In this week’s Wild Ideas column, two Rappahannock residents discover reptile eggs in their compost pile, but from which species?
CCLC would like to thank the PATH Foundation for providing us with the financial support to lay the groundwork for our Seed-to-Table program through a just completed Make It Happen! grant.
Monarch butterflies are migrating through our area. Have their numbers increased, or are we just more aware of them? Find out more about their migration in this week’s Wild Ideas column.
Agriculture program conservation funds are available from the Culpeper Soil and Water Conservation District for a variety of conservation practices, including cover crops for winter cover on crop fields.
At the annual field day sponsored by RappFLOW, high schoolers in the morning and sixth graders in the afternoon went from station to station, soaking up resource appreciation and protection.
It's almost October and there is a lot going on. Check out The Rapp to stay in the loop.
For those of us who do not consider ourselves birders, just sorting out common species can be a challenge, and the rarer ones even more so, as Pam Owen explores in this week’s Wild Ideas column.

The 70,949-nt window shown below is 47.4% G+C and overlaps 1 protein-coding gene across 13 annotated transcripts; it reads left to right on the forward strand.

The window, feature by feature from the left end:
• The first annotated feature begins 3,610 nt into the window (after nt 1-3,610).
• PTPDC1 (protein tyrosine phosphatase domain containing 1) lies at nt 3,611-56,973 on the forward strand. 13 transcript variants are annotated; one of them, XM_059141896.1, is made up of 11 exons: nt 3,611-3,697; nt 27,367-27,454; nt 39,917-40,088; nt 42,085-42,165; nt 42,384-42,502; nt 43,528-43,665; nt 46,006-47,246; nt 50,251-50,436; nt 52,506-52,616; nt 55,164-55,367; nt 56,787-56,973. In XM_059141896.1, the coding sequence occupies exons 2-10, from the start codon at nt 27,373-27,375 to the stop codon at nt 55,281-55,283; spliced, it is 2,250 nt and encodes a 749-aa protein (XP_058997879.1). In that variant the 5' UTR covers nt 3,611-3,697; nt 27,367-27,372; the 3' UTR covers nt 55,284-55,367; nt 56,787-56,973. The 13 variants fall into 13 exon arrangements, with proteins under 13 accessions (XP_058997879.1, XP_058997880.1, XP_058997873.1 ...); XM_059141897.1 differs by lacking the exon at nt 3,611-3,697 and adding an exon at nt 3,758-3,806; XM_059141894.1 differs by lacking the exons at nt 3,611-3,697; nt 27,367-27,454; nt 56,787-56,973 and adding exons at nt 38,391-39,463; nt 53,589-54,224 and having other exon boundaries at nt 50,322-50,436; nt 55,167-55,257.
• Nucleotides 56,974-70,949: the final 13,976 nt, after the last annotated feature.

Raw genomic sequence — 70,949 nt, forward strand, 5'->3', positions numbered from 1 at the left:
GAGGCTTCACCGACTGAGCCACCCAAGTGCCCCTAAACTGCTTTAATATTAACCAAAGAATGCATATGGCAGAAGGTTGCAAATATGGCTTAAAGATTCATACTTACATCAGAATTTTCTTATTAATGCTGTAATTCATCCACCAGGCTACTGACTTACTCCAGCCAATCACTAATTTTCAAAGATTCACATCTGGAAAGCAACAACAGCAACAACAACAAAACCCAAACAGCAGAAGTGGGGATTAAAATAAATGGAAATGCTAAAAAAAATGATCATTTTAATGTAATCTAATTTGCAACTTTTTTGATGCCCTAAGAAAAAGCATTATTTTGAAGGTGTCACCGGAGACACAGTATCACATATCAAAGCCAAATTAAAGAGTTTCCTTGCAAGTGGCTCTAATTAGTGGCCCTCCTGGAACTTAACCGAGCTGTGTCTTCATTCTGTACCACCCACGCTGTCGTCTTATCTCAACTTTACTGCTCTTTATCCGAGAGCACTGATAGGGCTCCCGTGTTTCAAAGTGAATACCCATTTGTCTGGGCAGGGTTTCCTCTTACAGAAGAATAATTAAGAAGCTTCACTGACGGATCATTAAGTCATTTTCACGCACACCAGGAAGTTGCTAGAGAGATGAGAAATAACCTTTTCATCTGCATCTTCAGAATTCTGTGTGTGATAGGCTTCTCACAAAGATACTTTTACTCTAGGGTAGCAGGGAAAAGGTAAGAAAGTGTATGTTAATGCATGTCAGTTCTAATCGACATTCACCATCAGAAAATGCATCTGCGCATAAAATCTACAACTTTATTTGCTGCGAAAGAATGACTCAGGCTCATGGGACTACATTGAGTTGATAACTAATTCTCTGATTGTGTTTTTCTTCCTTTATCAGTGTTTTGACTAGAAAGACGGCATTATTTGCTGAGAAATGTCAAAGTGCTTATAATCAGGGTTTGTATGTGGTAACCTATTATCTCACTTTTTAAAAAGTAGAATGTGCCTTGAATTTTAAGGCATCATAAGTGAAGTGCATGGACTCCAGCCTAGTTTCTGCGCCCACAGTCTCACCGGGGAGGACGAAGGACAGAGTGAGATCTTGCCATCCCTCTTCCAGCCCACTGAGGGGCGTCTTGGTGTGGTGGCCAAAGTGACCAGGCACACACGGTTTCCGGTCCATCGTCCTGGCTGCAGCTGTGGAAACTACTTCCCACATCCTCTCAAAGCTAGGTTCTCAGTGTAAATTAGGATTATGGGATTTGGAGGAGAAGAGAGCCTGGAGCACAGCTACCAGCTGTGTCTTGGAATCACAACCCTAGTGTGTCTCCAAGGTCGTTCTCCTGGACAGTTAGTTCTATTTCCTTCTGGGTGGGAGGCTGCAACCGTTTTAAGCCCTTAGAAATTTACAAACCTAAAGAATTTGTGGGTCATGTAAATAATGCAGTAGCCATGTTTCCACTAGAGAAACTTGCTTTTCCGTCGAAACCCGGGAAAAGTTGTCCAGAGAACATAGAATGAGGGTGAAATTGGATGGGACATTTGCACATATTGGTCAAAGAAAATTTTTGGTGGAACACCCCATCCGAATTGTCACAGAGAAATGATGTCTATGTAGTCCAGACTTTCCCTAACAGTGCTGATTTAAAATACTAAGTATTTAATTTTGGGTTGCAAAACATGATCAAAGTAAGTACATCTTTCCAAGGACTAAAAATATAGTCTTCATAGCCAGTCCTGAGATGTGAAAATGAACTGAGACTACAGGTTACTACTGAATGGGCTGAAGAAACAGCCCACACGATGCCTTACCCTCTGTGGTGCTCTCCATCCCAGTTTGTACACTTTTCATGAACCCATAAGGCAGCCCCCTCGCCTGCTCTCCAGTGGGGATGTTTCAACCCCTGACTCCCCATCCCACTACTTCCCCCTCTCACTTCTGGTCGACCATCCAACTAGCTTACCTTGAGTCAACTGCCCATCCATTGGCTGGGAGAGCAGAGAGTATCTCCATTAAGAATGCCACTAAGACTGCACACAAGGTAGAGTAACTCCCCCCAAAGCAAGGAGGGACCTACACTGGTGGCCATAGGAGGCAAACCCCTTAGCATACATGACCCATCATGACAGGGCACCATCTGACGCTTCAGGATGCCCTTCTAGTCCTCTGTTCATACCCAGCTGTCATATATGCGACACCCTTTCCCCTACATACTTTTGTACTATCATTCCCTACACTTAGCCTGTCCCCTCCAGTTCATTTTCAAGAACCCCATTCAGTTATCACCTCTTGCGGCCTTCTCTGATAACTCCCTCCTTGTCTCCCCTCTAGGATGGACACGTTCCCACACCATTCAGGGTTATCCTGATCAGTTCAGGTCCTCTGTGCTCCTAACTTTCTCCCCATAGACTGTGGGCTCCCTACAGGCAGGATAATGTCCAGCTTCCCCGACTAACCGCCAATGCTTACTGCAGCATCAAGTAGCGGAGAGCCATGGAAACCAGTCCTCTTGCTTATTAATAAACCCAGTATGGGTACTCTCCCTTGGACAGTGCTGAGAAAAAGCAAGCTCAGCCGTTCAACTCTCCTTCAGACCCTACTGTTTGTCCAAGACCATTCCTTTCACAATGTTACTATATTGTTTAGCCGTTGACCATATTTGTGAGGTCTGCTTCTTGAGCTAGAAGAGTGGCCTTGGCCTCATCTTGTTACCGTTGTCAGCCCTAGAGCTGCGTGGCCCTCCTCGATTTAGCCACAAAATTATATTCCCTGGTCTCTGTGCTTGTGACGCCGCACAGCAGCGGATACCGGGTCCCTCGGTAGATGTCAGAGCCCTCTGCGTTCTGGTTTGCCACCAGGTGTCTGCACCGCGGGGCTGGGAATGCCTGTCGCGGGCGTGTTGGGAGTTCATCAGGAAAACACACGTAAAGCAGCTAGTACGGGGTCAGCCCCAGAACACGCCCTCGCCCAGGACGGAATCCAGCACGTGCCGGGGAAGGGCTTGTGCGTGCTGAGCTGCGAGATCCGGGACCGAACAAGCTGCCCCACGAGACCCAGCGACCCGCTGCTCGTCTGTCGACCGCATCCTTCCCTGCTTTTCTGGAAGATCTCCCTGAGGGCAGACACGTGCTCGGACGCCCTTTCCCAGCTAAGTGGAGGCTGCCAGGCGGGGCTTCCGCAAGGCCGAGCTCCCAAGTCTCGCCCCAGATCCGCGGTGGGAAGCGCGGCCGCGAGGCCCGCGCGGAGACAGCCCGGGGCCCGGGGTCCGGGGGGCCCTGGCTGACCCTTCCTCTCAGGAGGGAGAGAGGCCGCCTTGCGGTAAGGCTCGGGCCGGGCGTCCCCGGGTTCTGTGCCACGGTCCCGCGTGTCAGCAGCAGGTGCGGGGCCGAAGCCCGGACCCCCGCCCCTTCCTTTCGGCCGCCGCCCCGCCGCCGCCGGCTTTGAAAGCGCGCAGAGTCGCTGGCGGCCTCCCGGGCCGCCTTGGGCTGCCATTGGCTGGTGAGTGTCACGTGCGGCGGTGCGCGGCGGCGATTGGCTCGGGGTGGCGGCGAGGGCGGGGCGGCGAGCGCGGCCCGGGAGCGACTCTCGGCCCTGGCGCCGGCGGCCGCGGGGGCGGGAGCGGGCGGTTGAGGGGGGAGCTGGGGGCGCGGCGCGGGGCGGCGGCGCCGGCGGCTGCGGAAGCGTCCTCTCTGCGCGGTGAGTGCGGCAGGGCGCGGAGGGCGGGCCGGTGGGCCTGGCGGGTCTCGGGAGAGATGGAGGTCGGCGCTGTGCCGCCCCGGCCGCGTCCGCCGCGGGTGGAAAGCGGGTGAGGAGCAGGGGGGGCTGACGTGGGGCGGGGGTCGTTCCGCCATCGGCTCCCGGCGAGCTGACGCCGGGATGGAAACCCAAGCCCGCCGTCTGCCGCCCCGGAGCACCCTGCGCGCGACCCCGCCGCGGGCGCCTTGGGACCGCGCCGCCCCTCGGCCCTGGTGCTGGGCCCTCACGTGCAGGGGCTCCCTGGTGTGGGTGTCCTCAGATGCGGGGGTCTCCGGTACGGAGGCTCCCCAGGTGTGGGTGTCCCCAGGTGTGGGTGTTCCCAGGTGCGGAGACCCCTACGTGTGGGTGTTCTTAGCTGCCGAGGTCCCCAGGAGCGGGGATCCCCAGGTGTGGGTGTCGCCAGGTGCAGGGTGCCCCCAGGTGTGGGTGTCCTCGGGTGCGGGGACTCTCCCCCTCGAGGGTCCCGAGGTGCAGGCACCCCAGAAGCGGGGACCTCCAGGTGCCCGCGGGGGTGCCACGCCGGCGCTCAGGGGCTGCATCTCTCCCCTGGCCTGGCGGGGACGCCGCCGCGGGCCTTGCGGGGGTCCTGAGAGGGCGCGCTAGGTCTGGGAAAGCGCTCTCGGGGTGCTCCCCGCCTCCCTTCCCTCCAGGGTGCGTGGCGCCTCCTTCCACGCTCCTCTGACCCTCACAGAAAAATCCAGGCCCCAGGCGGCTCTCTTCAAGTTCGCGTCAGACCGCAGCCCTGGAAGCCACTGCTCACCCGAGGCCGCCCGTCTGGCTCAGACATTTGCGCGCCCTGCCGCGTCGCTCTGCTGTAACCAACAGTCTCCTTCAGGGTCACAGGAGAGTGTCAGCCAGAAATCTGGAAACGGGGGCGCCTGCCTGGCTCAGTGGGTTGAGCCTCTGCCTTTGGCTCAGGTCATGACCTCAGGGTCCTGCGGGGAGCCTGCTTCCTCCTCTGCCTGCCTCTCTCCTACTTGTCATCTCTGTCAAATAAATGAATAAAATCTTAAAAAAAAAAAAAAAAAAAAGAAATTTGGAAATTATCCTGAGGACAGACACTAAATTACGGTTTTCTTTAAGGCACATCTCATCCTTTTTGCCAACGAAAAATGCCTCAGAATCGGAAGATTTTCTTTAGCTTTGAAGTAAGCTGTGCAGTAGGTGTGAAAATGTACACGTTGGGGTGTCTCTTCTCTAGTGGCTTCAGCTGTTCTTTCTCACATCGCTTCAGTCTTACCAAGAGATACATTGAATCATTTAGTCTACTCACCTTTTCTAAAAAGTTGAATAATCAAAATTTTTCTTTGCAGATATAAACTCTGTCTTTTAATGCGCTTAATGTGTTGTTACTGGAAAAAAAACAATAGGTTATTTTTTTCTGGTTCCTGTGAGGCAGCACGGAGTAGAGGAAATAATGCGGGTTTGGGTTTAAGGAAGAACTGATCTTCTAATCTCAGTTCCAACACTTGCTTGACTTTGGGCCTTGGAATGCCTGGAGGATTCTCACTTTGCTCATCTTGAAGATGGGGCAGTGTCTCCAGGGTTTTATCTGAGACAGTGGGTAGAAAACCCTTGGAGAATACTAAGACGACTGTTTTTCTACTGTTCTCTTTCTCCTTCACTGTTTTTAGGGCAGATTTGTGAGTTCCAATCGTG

Richard Brady is hoping by the time you read this we will have been blessed with a little rain, and remembers those trips to Dad's 18-foot, hand-dug well in Pullentown.
A beautiful, uncomfortable film on birds’ decline screens for free on Friday, Sept. 16, followed by some possible seeds of change.
SEIA (Solar Energy Industries Association) has just revealed that solar accounted for 64 percent of new electric-generating capacity in the U.S. during the first quarter of 2016. That was more than coal, natural gas and nuclear combined.
In this week’s Wild Ideas column, Pam Owen contemplates what constitutes a “pest” is and the vagaries managing them.
Marc Malik (second from left) receives a certificate of appreciation from RappFLOW board members (from left) Bev Hunter, Carolyn Thornton, Forrest Marquisee and Donna Marquisee.
Linda said I had caught two coons. I thought she was joking. I had no idea how that live trap would catch two animals at once, but that was what I had in the trap. I had caught a big…
Farmer's Market vendors, Ladybug Mountain Farm and The Farm at Sunnyside, work hard and travel far to sell their products.
In an effort to increase his farm’s profitability and reduce environmental impacts such as runoff and soil erosion, Flint Hill farmer Mike Sands began working with The Piedmont Environmental Council (PEC) in 2013.
Rappahannock’s family farmers, present and future, rely on hard work and a hefty set of tools to keep growing.